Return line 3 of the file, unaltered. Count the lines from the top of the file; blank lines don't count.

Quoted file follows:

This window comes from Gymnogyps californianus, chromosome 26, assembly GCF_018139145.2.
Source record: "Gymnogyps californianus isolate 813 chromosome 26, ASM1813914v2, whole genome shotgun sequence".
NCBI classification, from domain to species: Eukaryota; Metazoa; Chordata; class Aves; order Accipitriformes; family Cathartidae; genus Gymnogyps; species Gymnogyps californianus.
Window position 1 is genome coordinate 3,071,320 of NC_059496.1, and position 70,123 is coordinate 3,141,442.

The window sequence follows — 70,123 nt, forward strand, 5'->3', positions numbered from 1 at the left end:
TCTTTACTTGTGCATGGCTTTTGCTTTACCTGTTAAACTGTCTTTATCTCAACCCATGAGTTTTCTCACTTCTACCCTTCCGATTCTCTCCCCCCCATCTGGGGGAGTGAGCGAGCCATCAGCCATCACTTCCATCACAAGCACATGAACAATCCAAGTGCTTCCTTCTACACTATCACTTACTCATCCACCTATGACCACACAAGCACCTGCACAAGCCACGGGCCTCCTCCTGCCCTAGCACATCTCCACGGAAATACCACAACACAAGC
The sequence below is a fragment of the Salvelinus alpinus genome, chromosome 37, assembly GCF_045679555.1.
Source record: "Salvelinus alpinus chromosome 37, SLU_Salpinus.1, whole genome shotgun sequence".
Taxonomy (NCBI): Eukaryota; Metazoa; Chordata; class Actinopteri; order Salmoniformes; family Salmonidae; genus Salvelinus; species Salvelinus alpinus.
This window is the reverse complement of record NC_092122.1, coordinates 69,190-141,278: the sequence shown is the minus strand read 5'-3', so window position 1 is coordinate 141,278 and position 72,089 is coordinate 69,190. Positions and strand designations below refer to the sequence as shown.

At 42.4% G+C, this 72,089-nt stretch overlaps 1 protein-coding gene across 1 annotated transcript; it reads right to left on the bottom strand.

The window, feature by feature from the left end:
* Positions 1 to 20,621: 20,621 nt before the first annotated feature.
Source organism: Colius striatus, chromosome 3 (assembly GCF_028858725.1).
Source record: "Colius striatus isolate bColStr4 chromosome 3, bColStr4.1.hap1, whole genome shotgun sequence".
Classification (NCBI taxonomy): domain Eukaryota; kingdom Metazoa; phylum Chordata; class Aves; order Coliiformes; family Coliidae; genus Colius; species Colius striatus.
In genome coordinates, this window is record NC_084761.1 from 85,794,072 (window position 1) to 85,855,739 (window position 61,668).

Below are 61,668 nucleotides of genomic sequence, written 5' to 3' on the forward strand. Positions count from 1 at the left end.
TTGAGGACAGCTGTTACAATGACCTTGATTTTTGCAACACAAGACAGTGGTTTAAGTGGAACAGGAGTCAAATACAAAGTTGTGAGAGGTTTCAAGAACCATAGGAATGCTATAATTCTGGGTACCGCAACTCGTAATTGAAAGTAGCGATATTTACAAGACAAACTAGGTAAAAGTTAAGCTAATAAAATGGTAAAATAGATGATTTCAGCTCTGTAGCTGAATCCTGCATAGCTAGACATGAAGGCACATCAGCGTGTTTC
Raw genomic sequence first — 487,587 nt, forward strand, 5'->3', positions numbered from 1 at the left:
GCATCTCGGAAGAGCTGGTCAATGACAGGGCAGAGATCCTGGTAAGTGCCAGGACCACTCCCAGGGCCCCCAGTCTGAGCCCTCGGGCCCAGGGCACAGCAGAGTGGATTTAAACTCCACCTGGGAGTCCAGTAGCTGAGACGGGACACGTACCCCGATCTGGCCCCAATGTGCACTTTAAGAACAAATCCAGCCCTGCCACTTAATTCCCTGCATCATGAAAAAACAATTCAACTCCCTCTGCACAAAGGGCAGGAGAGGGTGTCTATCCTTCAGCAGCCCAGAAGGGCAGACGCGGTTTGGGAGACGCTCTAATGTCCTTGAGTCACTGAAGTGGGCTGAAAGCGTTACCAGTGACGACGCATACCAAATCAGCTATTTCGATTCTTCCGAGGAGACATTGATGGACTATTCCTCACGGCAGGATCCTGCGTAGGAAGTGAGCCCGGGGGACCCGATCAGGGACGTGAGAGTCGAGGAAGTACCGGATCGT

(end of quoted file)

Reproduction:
NCBI classification, from domain to species: Eukaryota; Metazoa; Chordata; class Aves; order Accipitriformes; family Cathartidae; genus Gymnogyps; species Gymnogyps californianus.